Soon enough, Masato meets Grandma (Beatrice Chien) who tosses him out the door emotionally with all the ferocity of a World War II survivor. There were attempts to reconcile the two nations’ tumultuous history via a television broadcast of a very real debate concerning the titling of a Japanese Occupation exhibition at a local museum, which supposedly moves Masato, but the feeble script ensured that the agonizing conflict within himself on his troubled heritage came across as petulance, as he bangs on Granny’s door at night, drunk, angry, and verbally incontinent in Japanese. To all of Masato’s efforts, Miki follows up with her usual chipper saccharine encouragement: “You’re just like ramen; a mix of the best parts of Chinese and Japanese culture,” and introduces him to Keisuke Takeda, the restaurateur who plays himself as a local ramen don both onscreen and off it.

The two makes peace eventually, of course, as Masato sought to redeem himself in the eyes of the grande dame by devising a dish for her himself: the ramen teh, a portmanteau of his own ramen and his uncle’s bak kut teh, a supposed blend of the best of both worlds. Granny eats it and cries, overtaken with guilt for rejecting her daughter over her marriage to a Japanese devil and, presumably, sending her to an early grave. Peace and long lost familial love restored in one fell swoop, Granny then takes Masato grocery shopping and after that cooks and feeds him an authentic Cantonese meal. They cry again, and after everything, Masato moves to Singapore and opens his own restaurant dedicated to his unique creation. Little boy lost has found himself at last; God is in his heaven, all’s right with the world.

If this review feels as though it might have glossed over certain portions, it only portends the exact same that the film had done. At a runtime of only ninety minutes, there is a certain sense of incompletion that courses through the veins of the entire movie. In a bid to move from narrative point A to B via the shortest route, Khoo has, perhaps unwittingly, missed out on the humanistic story of the processes of assimilation and reconciliation that the pathos of a film dealing with topics as heavy as grief and historical prejudice would hinge on, and form the bulk of its honest moments.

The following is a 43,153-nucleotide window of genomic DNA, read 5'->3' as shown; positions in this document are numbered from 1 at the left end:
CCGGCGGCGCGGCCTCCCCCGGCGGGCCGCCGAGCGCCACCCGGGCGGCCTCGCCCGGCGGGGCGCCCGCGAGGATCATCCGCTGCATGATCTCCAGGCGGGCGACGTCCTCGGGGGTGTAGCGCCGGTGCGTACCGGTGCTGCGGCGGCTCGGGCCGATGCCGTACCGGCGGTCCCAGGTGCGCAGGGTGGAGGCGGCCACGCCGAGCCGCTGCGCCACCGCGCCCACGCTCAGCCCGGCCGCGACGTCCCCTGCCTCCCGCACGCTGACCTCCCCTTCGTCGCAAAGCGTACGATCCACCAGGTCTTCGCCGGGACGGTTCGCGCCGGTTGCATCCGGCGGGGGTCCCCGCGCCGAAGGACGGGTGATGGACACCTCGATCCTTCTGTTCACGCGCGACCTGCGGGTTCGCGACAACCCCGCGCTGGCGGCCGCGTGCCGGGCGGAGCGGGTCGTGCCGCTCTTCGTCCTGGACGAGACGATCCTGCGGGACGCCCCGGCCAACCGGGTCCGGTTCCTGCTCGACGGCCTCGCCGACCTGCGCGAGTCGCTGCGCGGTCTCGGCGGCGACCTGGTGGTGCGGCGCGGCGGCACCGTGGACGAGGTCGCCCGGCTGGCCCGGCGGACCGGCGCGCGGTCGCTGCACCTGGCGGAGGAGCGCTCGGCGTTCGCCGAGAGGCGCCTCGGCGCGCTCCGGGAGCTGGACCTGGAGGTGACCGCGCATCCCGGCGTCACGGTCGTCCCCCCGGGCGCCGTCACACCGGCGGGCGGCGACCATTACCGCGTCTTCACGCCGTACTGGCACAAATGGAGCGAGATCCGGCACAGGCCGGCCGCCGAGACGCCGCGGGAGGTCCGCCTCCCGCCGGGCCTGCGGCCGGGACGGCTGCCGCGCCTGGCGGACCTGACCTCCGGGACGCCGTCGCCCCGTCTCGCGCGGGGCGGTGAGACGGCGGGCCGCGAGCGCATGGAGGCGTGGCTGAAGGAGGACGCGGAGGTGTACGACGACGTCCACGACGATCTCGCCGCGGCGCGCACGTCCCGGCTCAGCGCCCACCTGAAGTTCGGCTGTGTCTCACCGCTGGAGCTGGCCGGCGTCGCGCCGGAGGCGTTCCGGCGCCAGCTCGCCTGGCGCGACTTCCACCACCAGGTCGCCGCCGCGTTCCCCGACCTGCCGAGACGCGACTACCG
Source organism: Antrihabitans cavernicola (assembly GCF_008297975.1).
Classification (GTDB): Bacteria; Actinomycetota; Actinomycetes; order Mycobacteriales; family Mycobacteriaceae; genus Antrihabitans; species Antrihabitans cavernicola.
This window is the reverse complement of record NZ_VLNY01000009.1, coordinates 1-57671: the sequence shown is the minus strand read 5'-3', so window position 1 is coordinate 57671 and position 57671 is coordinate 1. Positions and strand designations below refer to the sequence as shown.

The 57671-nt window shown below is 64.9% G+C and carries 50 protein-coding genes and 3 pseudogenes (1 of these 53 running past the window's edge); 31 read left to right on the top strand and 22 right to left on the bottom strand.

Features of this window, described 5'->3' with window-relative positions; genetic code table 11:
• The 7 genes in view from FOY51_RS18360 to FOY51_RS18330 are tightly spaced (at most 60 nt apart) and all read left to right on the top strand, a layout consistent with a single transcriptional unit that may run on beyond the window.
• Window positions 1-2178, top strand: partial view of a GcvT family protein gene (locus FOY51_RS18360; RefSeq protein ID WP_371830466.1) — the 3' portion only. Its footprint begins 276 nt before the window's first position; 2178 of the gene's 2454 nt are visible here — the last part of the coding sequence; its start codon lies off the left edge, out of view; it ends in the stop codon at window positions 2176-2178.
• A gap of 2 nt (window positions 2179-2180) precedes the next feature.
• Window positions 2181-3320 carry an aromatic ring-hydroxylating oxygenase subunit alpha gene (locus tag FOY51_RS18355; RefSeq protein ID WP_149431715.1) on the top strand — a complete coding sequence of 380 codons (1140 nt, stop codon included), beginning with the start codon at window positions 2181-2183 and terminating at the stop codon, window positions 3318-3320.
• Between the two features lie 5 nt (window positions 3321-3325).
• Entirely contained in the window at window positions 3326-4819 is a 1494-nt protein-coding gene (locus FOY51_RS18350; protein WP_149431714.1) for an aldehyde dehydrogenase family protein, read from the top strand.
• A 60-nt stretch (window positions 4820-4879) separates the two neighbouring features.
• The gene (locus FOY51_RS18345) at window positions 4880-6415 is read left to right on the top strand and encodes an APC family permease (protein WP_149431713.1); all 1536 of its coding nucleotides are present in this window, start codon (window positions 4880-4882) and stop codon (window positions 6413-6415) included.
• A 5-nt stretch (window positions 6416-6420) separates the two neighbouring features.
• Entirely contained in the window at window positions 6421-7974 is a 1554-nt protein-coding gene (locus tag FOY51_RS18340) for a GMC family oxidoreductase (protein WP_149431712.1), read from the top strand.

Show don’t tell, the oldest adage of storytelling goes, but Ramen Teh has done nothing but show—there were no tenderness to the courtship of Mei Lian and Kazuo, displayed ad infinitum and nauseam in robotic flashbacks via Mei Lian’s diary, just quick perfunctory affections spoken in shoddily written lines, no lapses into private jokes nor intimate rituals between lovers; there were no steady easing into Masato’s re-integration with his uncle’s family, there were no awkward pauses of cultural divide and unfamiliarity amidst the big love. One scene had Ah Wee introduce him, and by the next, he is already as thick as thieves with his nieces. The biggest question begged: however did a decades-old hurt be healed instantaneously with lukewarm noodles and some ribs in a tingkat (South Asian lunch box)? Therapists, mental health professionals, dispute resolution specialists should have all migrated into full-time cooking as a vocational choice en masse.

Moreover, it remains incredulous that out of the two, the level-headed and mellow young man should be the one to lapse into histrionics when the obstinate old lady is the one who had suffered two losses to the same people—her husband during the War, and her daughter to a stranger of indeterminate motivation—he had no idea and he could still yell like a champion.

Having shown previously at the Berlinale in the Culinary Cinema sidebar with his superior docu-drama Wanton Mee in 2016, Khoo’s second entry has embraced all of the gloss but learnt none of the nuances that a genuinely moving picture would have to convey the complexities of culture and human interactions through food—the most basal impulse of all. What makes productions like Babette’s Feast and Like Water for Chocolate or even the TV serial Hannibal great is not the glory of the food or what it represents directly, but rather the processes and little stories that go into each step of the cooking that allows the completed meals to standalone as characters in their own rights, and not just set pieces to an overcrowded dining table, for the audience to ogle with a voyeuristic bent. If films about food aim to be Anaïs Nin, Ramen Teh is one of those beasties that end up as Jeff Koons circa 1989.


In earlier press engagements for Ramen Teh, the eponymous dish was revealed to be an actual product available at Ramen Keisuke, the namesake restaurant of the chef who cameoed as himself to provide Masato with some guidance. Journalists were welcomed to sample the product, and having tasted it, one would be convinced that the film was exactly like the food it painstakingly strove to construct: passably tasty, suitably artificial, and lacking both the bite and the richness that made its original inspirations such iconic cultural artifacts in the first place.